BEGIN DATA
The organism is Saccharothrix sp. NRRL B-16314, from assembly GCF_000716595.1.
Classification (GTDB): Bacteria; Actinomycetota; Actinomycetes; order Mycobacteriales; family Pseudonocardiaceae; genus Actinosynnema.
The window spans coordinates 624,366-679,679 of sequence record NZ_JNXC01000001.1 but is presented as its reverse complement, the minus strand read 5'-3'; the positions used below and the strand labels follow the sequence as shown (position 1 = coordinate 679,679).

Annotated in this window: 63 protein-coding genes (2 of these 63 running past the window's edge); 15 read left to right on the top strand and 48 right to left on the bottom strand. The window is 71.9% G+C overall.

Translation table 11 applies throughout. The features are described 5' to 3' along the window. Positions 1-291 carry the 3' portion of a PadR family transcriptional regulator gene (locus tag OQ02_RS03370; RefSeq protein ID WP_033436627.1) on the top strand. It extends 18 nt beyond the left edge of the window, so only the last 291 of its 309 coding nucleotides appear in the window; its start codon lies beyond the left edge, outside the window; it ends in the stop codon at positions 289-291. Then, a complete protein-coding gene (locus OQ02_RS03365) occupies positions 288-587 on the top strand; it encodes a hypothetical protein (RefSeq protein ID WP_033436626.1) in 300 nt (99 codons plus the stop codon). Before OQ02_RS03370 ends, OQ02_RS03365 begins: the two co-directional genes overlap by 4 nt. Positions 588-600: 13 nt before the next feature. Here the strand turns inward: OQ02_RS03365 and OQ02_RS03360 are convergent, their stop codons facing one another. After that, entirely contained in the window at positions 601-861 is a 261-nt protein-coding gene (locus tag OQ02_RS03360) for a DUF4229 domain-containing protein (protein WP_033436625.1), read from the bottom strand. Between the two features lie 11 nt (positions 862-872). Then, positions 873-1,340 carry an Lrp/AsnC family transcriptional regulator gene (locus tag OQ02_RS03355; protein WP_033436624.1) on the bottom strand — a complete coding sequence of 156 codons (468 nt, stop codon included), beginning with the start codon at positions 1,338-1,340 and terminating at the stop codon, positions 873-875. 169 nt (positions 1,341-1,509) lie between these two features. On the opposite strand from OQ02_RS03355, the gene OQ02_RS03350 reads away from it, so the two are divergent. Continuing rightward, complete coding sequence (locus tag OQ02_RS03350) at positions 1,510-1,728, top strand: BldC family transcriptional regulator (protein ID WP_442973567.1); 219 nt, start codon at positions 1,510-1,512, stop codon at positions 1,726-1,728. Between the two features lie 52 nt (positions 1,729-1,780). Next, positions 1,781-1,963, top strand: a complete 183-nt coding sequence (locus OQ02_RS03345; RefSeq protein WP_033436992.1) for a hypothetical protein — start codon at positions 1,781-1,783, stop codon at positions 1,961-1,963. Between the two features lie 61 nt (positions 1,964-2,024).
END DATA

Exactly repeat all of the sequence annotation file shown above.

The organism is Saccharothrix sp. NRRL B-16314, from assembly GCF_000716595.1.
Classification (GTDB): Bacteria; Actinomycetota; Actinomycetes; order Mycobacteriales; family Pseudonocardiaceae; genus Actinosynnema.
The window spans coordinates 624,366-679,679 of sequence record NZ_JNXC01000001.1 but is presented as its reverse complement, the minus strand read 5'-3'; the positions used below and the strand labels follow the sequence as shown (position 1 = coordinate 679,679).

Annotated in this window: 63 protein-coding genes (2 of these 63 running past the window's edge); 15 read left to right on the top strand and 48 right to left on the bottom strand. The window is 71.9% G+C overall.

Translation table 11 applies throughout. The features are described 5' to 3' along the window. Positions 1-291 carry the 3' portion of a PadR family transcriptional regulator gene (locus tag OQ02_RS03370; RefSeq protein ID WP_033436627.1) on the top strand. It extends 18 nt beyond the left edge of the window, so only the last 291 of its 309 coding nucleotides appear in the window; its start codon lies beyond the left edge, outside the window; it ends in the stop codon at positions 289-291. Then, a complete protein-coding gene (locus OQ02_RS03365) occupies positions 288-587 on the top strand; it encodes a hypothetical protein (RefSeq protein ID WP_033436626.1) in 300 nt (99 codons plus the stop codon). Before OQ02_RS03370 ends, OQ02_RS03365 begins: the two co-directional genes overlap by 4 nt. Positions 588-600: 13 nt before the next feature. Here the strand turns inward: OQ02_RS03365 and OQ02_RS03360 are convergent, their stop codons facing one another. After that, entirely contained in the window at positions 601-861 is a 261-nt protein-coding gene (locus tag OQ02_RS03360) for a DUF4229 domain-containing protein (protein WP_033436625.1), read from the bottom strand. Between the two features lie 11 nt (positions 862-872). Then, positions 873-1,340 carry an Lrp/AsnC family transcriptional regulator gene (locus tag OQ02_RS03355; protein WP_033436624.1) on the bottom strand — a complete coding sequence of 156 codons (468 nt, stop codon included), beginning with the start codon at positions 1,338-1,340 and terminating at the stop codon, positions 873-875. 169 nt (positions 1,341-1,509) lie between these two features. On the opposite strand from OQ02_RS03355, the gene OQ02_RS03350 reads away from it, so the two are divergent. Continuing rightward, complete coding sequence (locus tag OQ02_RS03350) at positions 1,510-1,728, top strand: BldC family transcriptional regulator (protein ID WP_442973567.1); 219 nt, start codon at positions 1,510-1,512, stop codon at positions 1,726-1,728. Between the two features lie 52 nt (positions 1,729-1,780). Next, positions 1,781-1,963, top strand: a complete 183-nt coding sequence (locus OQ02_RS03345; RefSeq protein WP_033436992.1) for a hypothetical protein — start codon at positions 1,781-1,783, stop codon at positions 1,961-1,963. Between the two features lie 61 nt (positions 1,964-2,024).